O’Brien said his work, including his opportunities to teach, has also helped him to stay grounded.

“Education and social justice have defined a lot of what I’ve done. Universities can be a very rarefied atmosphere where it can be very easy to be disconnected from the problems of the real world,” O’Brien said. “In both my work in higher education and training as a Jesuit, I wanted to make sure I didn’t become too distracted with the privileges that come with higher education.”

Engaging with Campus Life

O’Brien has not only left his mark on campus ministry but also on many individual members of the Georgetown community, particularly students.

“His positive engagement with students, faculty and staff has been amazingly impactful. He has made a real difference in so many people’s lives,” DeGioia said.

Zahid Syed (COL ’16), former president of the Muslim Student Association, said O’Brien’s work has positively influenced the situation of the Muslim community at Georgetown.

“During the winter, Fr. O’Brien’s letter calling on all of us to denounce Islamophobia and not give into fear was especially notable. It made so many of us in the Georgetown Muslim community feel safe and secure,” Syed said.

Kathleen Osea (NHS ’16) highlighted O’Brien’s impressive and personal commitment to his students.

“He’s the vice president of mission and ministry and he always makes time for students. I’ve had friends who’ve invited him over for dinner, like to a university townhouse,” Osea said. “And at least on three occasions that I’ve been present for, he’s offered the 10 p.m. Copley Crypt Mass in honor of somebody’s relative who has passed away. In addition to all he does for this university, he really at the heart of it all truly cares about the university and the students.”

Jose Madrid (COL ’14) said O’Brien exemplifies Georgetown’s values.

“If I had to choose one person who represents all of Georgetown, I think Kevin O’Brien would be that one person. He personifies what all of us that graduate from Georgetown try to achieve, which is this fire for the world,” Madrid said.

Leaving the Hilltop, Looking Ahead

For O’Brien, his work at Georgetown is fueled by his love for and commitment to the school.

“I have great love for Georgetown. One of the reasons I became a Jesuit was because I went here. My years here, what I learned here and who I met here, both faculty and mentors and my friends, were formative to who I am,” O’Brien said. “My world opened up so dramatically when I came here. When I was asked to return here eight years ago, it was an easy mission to say yes to.”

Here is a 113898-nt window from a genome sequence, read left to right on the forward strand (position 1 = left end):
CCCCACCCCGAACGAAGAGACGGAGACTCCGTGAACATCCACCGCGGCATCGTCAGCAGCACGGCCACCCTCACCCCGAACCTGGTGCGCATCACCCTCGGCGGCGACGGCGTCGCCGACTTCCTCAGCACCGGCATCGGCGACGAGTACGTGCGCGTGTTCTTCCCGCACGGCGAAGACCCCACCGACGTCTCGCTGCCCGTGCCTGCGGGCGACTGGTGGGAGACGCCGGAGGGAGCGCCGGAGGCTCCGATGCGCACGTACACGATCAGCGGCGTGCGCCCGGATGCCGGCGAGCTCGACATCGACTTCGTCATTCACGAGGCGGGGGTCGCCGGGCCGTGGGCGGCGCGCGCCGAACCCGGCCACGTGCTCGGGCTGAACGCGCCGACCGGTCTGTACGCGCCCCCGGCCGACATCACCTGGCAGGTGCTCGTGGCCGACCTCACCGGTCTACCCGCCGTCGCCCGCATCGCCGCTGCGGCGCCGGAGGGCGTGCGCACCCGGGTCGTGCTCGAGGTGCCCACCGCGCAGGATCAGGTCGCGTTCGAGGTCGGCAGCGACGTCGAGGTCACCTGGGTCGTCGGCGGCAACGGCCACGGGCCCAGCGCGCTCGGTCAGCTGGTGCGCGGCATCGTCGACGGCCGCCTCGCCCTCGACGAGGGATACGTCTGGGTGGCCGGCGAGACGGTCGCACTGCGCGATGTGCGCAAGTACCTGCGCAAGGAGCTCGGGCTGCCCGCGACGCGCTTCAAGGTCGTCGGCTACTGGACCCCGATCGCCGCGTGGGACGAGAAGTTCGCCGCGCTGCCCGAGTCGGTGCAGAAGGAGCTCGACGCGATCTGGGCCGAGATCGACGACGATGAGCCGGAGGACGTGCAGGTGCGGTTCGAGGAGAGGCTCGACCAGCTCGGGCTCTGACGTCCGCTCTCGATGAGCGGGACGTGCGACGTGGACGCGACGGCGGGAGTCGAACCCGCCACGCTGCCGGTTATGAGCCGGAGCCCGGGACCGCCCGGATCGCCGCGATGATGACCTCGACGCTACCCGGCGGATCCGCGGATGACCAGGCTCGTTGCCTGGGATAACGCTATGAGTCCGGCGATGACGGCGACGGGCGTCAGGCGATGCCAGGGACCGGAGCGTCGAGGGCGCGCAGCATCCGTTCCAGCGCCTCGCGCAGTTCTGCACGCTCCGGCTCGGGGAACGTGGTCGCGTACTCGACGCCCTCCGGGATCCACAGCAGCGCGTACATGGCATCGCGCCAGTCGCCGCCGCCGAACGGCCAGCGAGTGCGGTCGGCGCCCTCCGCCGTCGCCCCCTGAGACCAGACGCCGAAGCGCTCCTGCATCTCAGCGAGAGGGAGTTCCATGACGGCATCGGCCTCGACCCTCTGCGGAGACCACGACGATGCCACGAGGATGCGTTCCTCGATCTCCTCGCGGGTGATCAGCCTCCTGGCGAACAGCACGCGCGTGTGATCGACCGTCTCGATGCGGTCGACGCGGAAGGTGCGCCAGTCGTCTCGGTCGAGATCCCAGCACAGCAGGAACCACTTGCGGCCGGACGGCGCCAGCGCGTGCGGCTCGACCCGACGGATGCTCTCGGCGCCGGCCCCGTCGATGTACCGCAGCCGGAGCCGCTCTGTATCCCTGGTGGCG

O’Brien said his commitment to Georgetown stems from the importance the Jesuits place on fostering love within their community, seen through their three vows of poverty, chastity and obedience.

“Ultimately, all of the vows are done out of love, so I can better serve people. About the vow of obedience, in one sense I give up some independence, but I do that so I can be more free to serve, and it is love that motivates that call to service,” O’Brien said.

Although he chooses not to speculate on what the future might hold, he said he will approach Santa Clara as the start of the next stage of his life, which he is excited to begin.

“The cost of the vow of obedience is leaving the people and places I love very much. That’s the hardest thing. But God has always been faithful to me by sending people to me who filled my life in unimaginable ways. I could not have imagined the last eight years when I arrived,” O’Brien said. “In the same way, I know that however long I’ll be at Santa Clara, I can’t imagine what God has waiting for me there.”

While O’Brien looks forward to his new start at JST, he hopes that the work he’s begun at Georgetown continues to develop after his departure.

“When our students graduate, they say the Jesuit character at Georgetown is one of the things they’re most proud of,” O’Brien said. “It’s not about me; it’s about the tradition that’s bigger than any of us. I leave and I just trust that I’ve made this place just a little better during my time here.”